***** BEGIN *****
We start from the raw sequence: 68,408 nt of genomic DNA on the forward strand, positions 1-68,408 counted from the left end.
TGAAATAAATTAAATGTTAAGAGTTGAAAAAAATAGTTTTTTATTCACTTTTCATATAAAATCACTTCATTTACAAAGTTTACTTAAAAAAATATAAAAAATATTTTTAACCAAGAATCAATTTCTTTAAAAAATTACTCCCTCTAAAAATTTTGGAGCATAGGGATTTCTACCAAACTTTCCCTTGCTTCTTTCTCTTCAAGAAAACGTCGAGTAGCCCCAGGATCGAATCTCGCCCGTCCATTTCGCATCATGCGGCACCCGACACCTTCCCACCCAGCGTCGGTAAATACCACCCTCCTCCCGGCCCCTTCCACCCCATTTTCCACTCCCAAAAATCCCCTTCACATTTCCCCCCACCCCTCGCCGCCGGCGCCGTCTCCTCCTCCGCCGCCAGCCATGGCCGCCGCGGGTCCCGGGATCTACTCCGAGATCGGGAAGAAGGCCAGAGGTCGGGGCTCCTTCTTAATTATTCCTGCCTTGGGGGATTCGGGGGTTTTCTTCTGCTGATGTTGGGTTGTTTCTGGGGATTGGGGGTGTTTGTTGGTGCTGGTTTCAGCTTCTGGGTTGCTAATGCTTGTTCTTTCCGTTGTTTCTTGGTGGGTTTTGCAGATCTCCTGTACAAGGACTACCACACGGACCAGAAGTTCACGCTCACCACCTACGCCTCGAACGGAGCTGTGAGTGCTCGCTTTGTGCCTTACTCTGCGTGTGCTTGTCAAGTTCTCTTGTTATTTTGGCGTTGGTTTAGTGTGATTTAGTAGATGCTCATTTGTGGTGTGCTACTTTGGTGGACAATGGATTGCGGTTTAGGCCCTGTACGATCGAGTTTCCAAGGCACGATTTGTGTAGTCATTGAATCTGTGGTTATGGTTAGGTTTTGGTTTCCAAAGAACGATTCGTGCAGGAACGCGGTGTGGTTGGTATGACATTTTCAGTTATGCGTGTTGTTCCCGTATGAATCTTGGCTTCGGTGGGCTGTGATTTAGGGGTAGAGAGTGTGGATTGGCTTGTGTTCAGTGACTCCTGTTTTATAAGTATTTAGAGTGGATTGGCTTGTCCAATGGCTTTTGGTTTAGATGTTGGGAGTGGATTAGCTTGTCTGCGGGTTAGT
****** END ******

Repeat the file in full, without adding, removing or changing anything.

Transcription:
We start from the raw sequence: 68,408 nt of genomic DNA on the forward strand, positions 1-68,408 counted from the left end.
TGAAATAAATTAAATGTTAAGAGTTGAAAAAAATAGTTTTTTATTCACTTTTCATATAAAATCACTTCATTTACAAAGTTTACTTAAAAAAATATAAAAAATATTTTTAACCAAGAATCAATTTCTTTAAAAAATTACTCCCTCTAAAAATTTTGGAGCATAGGGATTTCTACCAAACTTTCCCTTGCTTCTTTCTCTTCAAGAAAACGTCGAGTAGCCCCAGGATCGAATCTCGCCCGTCCATTTCGCATCATGCGGCACCCGACACCTTCCCACCCAGCGTCGGTAAATACCACCCTCCTCCCGGCCCCTTCCACCCCATTTTCCACTCCCAAAAATCCCCTTCACATTTCCCCCCACCCCTCGCCGCCGGCGCCGTCTCCTCCTCCGCCGCCAGCCATGGCCGCCGCGGGTCCCGGGATCTACTCCGAGATCGGGAAGAAGGCCAGAGGTCGGGGCTCCTTCTTAATTATTCCTGCCTTGGGGGATTCGGGGGTTTTCTTCTGCTGATGTTGGGTTGTTTCTGGGGATTGGGGGTGTTTGTTGGTGCTGGTTTCAGCTTCTGGGTTGCTAATGCTTGTTCTTTCCGTTGTTTCTTGGTGGGTTTTGCAGATCTCCTGTACAAGGACTACCACACGGACCAGAAGTTCACGCTCACCACCTACGCCTCGAACGGAGCTGTGAGTGCTCGCTTTGTGCCTTACTCTGCGTGTGCTTGTCAAGTTCTCTTGTTATTTTGGCGTTGGTTTAGTGTGATTTAGTAGATGCTCATTTGTGGTGTGCTACTTTGGTGGACAATGGATTGCGGTTTAGGCCCTGTACGATCGAGTTTCCAAGGCACGATTTGTGTAGTCATTGAATCTGTGGTTATGGTTAGGTTTTGGTTTCCAAAGAACGATTCGTGCAGGAACGCGGTGTGGTTGGTATGACATTTTCAGTTATGCGTGTTGTTCCCGTATGAATCTTGGCTTCGGTGGGCTGTGATTTAGGGGTAGAGAGTGTGGATTGGCTTGTGTTCAGTGACTCCTGTTTTATAAGTATTTAGAGTGGATTGGCTTGTCCAATGGCTTTTGGTTTAGATGTTGGGAGTGGATTAGCTTGTCTGCGGGTTAGT